The first modern architect
Alberti was an extraordinarily accomplished individual, but I doubt he would have claimed for himself the epithet 'master builder'. His contemporaries admired and referred to him as a poet, orator, painter, sculptor, mathematician, surveyor, antiquarian and engineer - but never as master builder.
The subtitle is a curious opening glitch in Anthony Grafton's otherwise excellent book - especially as Grafton makes the strong argument that Alberti's approach to building differed from the masters of the preceding era. In other words, he was principally an intellectual turned architect.
Grafton's title inadvertently opens an old sore. Giorgio Vasari, the sixteenth century painter, architect and historian, was adamant in his Lives of the Artists that Alberti broke with tradition. While admiring some of his buildings, he condemned Alberti for having mastered the theoretical and not the practical side of building.And Vasari was perpetuating a common prejudice - still prevalent today - that an intellectual cannot be an effective architect, that too much theory gets in the way of practice.
Vasari's preferred role model was Brunelleschi, a highly persuasive and ingenious craftsman, who worked as a goldsmith before building the dome of Florence Cathedral. But Brunelleschi, for all his brilliance, is a transitional figure, as obsessively secretive about his inventions as the Gothic master masons, and he recorded nothing in writing.
Grafton offers a more fulsome and balanced image of Alberti in his book, pulling together Alberti's wide-ranging scholarship with great authority, lucidly synthesising the vast quantity of Alberti-related studies.
Grafton makes the case for Alberti as unique in his time, a university-educated intellectual who wished to transform society by changing the mind-set of his contemporaries through bold architectural designs that reinterpreted the past; though these appeared shockingly new to his contemporaries.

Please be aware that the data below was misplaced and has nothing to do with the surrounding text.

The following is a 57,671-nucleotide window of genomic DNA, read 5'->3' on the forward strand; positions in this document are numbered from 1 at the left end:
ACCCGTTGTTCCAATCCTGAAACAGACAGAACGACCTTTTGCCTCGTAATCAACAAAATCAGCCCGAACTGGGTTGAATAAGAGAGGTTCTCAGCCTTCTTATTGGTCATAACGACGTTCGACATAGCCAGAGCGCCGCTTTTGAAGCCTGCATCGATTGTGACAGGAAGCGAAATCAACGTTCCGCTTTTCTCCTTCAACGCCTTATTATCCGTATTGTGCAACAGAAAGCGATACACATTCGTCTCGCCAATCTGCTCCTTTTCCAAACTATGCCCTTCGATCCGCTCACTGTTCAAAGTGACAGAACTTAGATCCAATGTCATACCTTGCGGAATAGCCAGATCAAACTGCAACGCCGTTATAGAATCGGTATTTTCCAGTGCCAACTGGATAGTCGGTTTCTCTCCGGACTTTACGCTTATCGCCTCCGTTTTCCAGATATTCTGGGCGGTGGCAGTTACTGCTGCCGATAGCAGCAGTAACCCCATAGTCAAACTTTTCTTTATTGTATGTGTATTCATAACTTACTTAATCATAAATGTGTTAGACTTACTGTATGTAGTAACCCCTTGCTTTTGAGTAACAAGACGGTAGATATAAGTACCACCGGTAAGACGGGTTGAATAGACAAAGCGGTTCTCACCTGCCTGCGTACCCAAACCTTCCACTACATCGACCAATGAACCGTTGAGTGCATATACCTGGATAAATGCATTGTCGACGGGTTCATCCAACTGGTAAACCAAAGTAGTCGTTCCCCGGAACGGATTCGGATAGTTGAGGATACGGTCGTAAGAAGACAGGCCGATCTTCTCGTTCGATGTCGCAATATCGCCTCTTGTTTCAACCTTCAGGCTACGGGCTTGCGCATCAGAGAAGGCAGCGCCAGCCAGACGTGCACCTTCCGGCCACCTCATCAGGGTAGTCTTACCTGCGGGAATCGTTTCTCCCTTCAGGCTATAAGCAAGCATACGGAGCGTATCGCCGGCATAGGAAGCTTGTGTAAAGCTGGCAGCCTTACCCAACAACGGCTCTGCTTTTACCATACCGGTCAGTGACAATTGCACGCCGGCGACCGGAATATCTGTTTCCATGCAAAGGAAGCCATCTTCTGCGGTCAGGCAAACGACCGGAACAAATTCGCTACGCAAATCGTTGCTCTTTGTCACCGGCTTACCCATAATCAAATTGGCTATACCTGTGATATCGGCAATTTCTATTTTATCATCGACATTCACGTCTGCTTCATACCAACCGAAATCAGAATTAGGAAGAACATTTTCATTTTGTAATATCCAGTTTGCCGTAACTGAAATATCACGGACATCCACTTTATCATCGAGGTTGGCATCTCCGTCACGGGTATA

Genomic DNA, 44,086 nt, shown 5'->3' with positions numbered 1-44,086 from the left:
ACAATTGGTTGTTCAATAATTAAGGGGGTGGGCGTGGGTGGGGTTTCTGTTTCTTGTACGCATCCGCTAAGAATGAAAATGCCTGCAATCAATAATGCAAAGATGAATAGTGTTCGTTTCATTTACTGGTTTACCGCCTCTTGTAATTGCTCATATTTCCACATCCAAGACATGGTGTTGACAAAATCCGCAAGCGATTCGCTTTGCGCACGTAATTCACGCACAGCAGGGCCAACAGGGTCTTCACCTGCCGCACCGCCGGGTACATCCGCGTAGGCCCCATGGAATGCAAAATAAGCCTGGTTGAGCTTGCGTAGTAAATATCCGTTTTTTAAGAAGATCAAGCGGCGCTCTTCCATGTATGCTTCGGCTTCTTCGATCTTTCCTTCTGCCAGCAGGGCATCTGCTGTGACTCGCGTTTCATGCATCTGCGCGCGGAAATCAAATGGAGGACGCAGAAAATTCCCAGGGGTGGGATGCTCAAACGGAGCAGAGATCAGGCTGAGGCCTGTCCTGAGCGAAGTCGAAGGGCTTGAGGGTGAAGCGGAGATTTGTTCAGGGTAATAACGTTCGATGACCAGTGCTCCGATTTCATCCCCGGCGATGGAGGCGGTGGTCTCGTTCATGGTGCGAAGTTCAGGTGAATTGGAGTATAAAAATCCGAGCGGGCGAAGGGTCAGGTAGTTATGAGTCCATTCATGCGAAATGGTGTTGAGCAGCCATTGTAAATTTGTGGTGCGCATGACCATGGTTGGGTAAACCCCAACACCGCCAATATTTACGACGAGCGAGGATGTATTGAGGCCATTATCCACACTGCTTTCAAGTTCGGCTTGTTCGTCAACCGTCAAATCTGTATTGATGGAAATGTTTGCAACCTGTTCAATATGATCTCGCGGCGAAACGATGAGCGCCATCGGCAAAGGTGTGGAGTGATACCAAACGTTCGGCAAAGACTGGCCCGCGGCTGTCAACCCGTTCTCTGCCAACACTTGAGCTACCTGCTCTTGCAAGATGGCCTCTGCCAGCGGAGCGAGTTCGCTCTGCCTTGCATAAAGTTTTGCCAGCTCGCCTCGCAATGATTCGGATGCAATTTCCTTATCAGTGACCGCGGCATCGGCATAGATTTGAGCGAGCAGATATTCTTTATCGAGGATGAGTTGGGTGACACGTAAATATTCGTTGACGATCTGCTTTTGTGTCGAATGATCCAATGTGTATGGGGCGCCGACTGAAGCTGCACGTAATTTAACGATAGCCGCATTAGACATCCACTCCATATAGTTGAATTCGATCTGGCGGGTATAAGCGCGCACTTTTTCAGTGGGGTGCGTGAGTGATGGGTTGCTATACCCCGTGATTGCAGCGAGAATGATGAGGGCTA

Alberti's strength as an architect lay in his ability to convince influential leaders in society that architecture was a cultural activity worthy of their patronage.He was applauded for his treatise On the Art of Building, which established his reputation among successive architects and provided the datum for all subsequent books on architecture.
He lived a privileged, cultured life of contemplation, secure as a cleric and papal scribe, and as a welcomed guest in princely courts.
Inevitably, with this lifestyle, he was largely aloof from the day-to-day activities of the building site. He neither had the time to devote to overseeing the construction of his designs, nor probably the inclination. It was unnecessary for him to be otherwise. He conceived of buildings in his mind, and through precise drawings and wooden models produced instructions for the master builders to follow in his absence on site.Alberti's intellectual detachment leads Grafton to conclude that he was the first modern architect.
Grafton is surely correct in this conclusion. Through his exacting definition of the art of building, and the articulation of this design and building process, Alberti laid the foundations for the development of architecture as a deliberate conceptualisation of the cultural and spiritual concerns of the age.
While it was essential to Alberti that the architect knows the qualities and properties of the materials to be manipulated and combined, his approach meant that the physical manifestation of the architect's conception can be left to others, whose skills are manual rather than intellectual.
Grafton's portrait of Alberti is a joy to read.
His approach is rigorous and scholarly, yet he writes with a detailed concern for social context and interaction that brings the distant past alive. It seems that little has changed in our dealings with one another, which makes this book essential reading for those who have consigned Alberti to an irrelevant past.
Robert Tavernor is Professor of Architecture at Bath and author of On Alberti and the Art of Building (Yale University Press). The drawing of Sant'Andrea, Mantua (above), is by him